President Ronald Reagan opposed Israel’s 1981 decision to destroy Saddam Hussein’s Osirak nuclear reactor and punished Israel after it succeeded by embargoing delivery of American F-16 fighters. President George H.W. Bush insisted that Israel not retaliate against Iraq when Saddam Hussein launched 39 Scud missiles into Israel. President George W. Bush opposed Israel’s decision to destroy Syria’s nuclear reactor, which Israel did anyway, and he successfully opposed an Israeli military strike on Iran, as did Obama.
The current president promises to be different. Like all his recent predecessors, Trump provides Israel with generous military aid, but unlike others, he doesn’t see America’s alliance with Israel as a mixed blessing. Trump unambiguously sees Israel as an asset in the war on terror, unconditionally backing it without walking on eggs for fear of offending Arab sensibilities. He has had Israel’s back from Day One of his presidency, something that can’t be claimed for any other president.
Lawrence Solomon is an Academic Fellow for the Canadian Institute for Jewish Research
National Post, Apr. 21, 2017
Donald Trump was not going to take it any more from Kim Jong-Un. With dictator Kim’s North Korea poised to carry out another nuclear or missile test earlier this month, the U.S. president responded aggressively. A naval group led by the aircraft carrier USS Carl Vinson was being redirected toward the Korean peninsula, he said, a potent flexing of military muscle in the face of a volatile enemy. The only catch, media reports later made clear, was where that carrier force actually went. For days, it in fact steamed in the opposite direction, toward a pre-arranged exercise with the Australian navy.
Whether the wandering armada’s geographic ambiguity stemmed from a communications glitch or a deliberate feint to rattle the North Koreans, some saw it as a reflection of the new president’s foreign policy generally. Despite no-nonsense assertions on the campaign trail, his international forays so far have included surprises, flip-flops and contradictions. If at this early stage in the administration there is such thing as a Trump Doctrine, it has been difficult to make out.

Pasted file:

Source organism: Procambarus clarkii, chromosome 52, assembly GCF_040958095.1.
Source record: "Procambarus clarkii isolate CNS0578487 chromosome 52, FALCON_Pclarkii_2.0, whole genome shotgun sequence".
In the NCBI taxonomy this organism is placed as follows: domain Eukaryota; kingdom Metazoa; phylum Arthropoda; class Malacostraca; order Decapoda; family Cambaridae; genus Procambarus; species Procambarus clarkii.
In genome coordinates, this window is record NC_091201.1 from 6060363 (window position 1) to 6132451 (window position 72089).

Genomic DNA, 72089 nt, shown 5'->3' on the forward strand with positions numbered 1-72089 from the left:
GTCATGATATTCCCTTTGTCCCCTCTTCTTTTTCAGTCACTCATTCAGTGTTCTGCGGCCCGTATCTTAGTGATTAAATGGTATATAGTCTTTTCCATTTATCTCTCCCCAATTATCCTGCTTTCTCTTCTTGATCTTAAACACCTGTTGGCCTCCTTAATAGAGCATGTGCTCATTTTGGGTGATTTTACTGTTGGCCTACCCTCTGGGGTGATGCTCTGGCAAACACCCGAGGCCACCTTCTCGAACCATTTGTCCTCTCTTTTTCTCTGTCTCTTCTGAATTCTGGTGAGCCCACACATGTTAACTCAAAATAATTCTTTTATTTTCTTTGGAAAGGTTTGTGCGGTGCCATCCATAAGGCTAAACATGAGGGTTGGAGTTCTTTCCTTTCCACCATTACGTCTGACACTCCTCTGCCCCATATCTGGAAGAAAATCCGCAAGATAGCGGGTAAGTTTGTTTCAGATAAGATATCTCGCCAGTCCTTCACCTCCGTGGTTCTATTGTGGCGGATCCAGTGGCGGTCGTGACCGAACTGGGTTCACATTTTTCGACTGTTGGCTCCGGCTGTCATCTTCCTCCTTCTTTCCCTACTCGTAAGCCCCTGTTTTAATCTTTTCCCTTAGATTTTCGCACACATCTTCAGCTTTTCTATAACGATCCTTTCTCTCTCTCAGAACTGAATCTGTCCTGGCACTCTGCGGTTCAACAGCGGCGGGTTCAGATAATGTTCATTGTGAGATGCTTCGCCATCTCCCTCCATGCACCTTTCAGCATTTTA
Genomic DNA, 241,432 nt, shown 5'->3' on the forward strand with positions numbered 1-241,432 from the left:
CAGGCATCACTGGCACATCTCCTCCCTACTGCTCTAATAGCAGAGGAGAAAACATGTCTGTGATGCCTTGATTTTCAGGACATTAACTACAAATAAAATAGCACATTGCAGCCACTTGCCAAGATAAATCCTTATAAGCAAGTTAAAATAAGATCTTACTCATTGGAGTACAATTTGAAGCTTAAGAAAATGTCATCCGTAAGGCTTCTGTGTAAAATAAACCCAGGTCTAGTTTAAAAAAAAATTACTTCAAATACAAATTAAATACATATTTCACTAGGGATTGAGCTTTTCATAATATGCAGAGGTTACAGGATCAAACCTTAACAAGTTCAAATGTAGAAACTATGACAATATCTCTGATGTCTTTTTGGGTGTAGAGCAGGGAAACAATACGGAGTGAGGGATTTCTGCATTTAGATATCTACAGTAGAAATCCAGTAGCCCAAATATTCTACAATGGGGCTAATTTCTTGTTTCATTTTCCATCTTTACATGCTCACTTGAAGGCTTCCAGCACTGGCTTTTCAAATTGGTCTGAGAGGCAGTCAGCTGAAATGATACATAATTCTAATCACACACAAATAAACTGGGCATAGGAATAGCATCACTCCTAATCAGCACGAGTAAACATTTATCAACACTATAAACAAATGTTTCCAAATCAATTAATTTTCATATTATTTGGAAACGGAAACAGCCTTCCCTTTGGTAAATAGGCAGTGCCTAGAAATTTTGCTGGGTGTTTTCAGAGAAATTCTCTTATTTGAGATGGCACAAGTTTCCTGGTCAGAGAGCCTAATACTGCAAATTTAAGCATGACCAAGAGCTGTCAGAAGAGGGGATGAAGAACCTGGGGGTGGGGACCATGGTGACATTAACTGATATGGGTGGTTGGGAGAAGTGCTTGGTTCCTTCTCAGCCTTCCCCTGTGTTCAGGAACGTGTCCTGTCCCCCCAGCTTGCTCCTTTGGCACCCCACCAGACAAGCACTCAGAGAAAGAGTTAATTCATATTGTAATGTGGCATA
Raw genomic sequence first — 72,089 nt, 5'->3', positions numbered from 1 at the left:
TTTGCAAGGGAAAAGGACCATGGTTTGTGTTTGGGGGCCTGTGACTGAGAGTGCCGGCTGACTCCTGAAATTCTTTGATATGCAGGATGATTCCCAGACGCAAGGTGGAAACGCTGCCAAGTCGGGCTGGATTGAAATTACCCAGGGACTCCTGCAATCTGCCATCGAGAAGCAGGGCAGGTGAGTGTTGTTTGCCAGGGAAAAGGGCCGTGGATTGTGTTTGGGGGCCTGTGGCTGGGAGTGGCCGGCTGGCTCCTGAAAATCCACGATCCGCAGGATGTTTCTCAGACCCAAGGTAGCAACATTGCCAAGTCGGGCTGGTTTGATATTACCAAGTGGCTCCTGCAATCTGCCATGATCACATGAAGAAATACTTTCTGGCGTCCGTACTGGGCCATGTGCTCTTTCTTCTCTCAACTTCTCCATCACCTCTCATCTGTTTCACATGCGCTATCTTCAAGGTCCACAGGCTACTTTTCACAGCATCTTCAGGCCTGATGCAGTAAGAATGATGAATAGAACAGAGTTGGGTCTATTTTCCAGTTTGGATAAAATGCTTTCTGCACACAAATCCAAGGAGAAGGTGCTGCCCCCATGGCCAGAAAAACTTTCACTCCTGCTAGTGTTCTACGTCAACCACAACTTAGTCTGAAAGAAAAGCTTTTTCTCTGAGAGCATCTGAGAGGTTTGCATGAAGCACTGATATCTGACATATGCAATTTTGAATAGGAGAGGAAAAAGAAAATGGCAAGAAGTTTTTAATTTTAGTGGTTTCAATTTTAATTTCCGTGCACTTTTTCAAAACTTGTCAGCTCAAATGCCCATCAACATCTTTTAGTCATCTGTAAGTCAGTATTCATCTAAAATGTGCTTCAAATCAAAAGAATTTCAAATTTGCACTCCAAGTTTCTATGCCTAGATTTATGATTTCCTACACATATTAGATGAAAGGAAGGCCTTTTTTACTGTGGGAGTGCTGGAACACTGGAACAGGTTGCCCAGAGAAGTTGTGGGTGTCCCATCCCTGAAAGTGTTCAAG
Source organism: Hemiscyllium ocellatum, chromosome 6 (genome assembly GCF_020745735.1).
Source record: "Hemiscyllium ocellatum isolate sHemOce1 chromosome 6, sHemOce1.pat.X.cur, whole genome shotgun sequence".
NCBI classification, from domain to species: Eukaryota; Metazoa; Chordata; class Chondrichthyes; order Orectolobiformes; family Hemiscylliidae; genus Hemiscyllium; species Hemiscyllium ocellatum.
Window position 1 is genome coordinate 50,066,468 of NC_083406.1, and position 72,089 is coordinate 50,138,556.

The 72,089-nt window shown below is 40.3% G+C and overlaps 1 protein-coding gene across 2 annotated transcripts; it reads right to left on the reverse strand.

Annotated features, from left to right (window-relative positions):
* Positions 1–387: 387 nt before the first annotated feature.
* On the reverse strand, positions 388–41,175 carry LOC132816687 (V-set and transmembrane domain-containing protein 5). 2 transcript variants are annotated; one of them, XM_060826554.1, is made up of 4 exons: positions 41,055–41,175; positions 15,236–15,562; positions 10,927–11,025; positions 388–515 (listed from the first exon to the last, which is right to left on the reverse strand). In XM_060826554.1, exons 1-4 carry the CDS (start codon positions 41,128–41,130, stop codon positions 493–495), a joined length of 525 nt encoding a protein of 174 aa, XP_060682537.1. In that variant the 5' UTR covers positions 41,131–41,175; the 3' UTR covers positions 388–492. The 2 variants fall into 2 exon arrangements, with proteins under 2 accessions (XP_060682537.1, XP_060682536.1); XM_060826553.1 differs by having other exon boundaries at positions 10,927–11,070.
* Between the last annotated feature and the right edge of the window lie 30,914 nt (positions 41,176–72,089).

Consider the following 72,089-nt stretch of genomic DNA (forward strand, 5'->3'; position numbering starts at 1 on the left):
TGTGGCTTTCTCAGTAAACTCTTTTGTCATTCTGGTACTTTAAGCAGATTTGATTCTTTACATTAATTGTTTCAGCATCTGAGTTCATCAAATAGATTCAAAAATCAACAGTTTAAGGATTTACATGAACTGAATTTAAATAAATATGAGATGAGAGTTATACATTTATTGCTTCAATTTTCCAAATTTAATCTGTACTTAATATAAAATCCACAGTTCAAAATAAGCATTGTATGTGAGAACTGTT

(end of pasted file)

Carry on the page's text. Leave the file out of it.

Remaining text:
And yet, some experts — even some who were harshly critical of the president during the campaign — are beginning to glimpse consistent themes, even positive ones, emerging from the noise of Trump’s first months in office. If Trump’s election rhetoric was all about blowing up the foreign-policy orthodoxy — ripping apart free-trade deals, questioning NATO and other alliances, giving up the role of world’s policeman — his presidential actions and personnel appointments, they say, have had a decidedly more conventional flavour.
“Since the inauguration it seems there has been something of a mainstreaming of his foreign policy,” said Matthew Kroenig, a professor at Georgetown University and advisor in both the Obama and George W. Bush administrations. “I’m more optimistic than I think many in Washington are … In many ways a number of things Trump has done already, including the Syria (missile) strikes, are an improvement over his predecessor.” Peter Feaver was among a group of Republican foreign-policy experts who issued a scathing open letter during the campaign, predicting Trump “would be the most reckless president in American history.” But today the Duke University political scientist, a special advisor in George W. Bush’s national security council, isn’t so sure the president is, in fact, delivering recklessness.
Each foreign-policy decision Trump has made since his inauguration has actually moved him further away from the campaign rhetoric that so worried those experts, he maintains. Trump began with his controversial ban on travel from some Muslim countries — now tied up in court and barely mentioned — but moved on to say he no longer believed NATO was “obsolete,” reassure European and Asian allies and take a more measured stance on trade with China, Feaver noted.
Having to confront actual events may be reshaping Trump’s nascent foreign-affairs philosophy. “Every president discovers that campaign rhetoric and campaign promises look differently in the light of day than they did in the middle of the campaign,” Feaver said. “No president gets to impose his or her vision of the world onto reality. You have to deal with reality as it exists.”
The idea of a president’s foreign policy being guided by a unified theme is generally traced back to the Monroe Doctrine, James Monroe’s 1823 manifesto opposing European colonialism in the Americas. Much later, George W. Bush’s doctrine — forged in the wake of the 9/11 attacks — was seen as giving a green light to preventive wars against countries that might attack the States. The Barack Obama doctrine was less well-defined, though generally described as favouring negotiation and diplomacy over unilateral action and confrontation.
As for Trump’s grand strategy, some reports have suggested confusion about it even inside the White House. Just three days before the missile strike against Syria, Mike Dubke, the president’s communications director, told staff that Trump lacked a coherent foreign policy, according to sources cited by Politico. “There is no Trump doctrine,” Politico quoted Dubke as saying. Sean Spicer, the president’s press secretary, quickly tried to correct the record, insisting last week the approach remained “America first,” as touted on the election trail…
[To Read the Full Article Click the Following Link—Ed.]
Algemeiner, May. 7, 2017
French Jews breathed a sigh of relief as far right candidate Marine Le Pen was roundly defeated by centrist Emmanuel Macron in the second and final round of the country’s presidential election on Sunday — but experts warned that the community still faces tough decisions over its long-term future.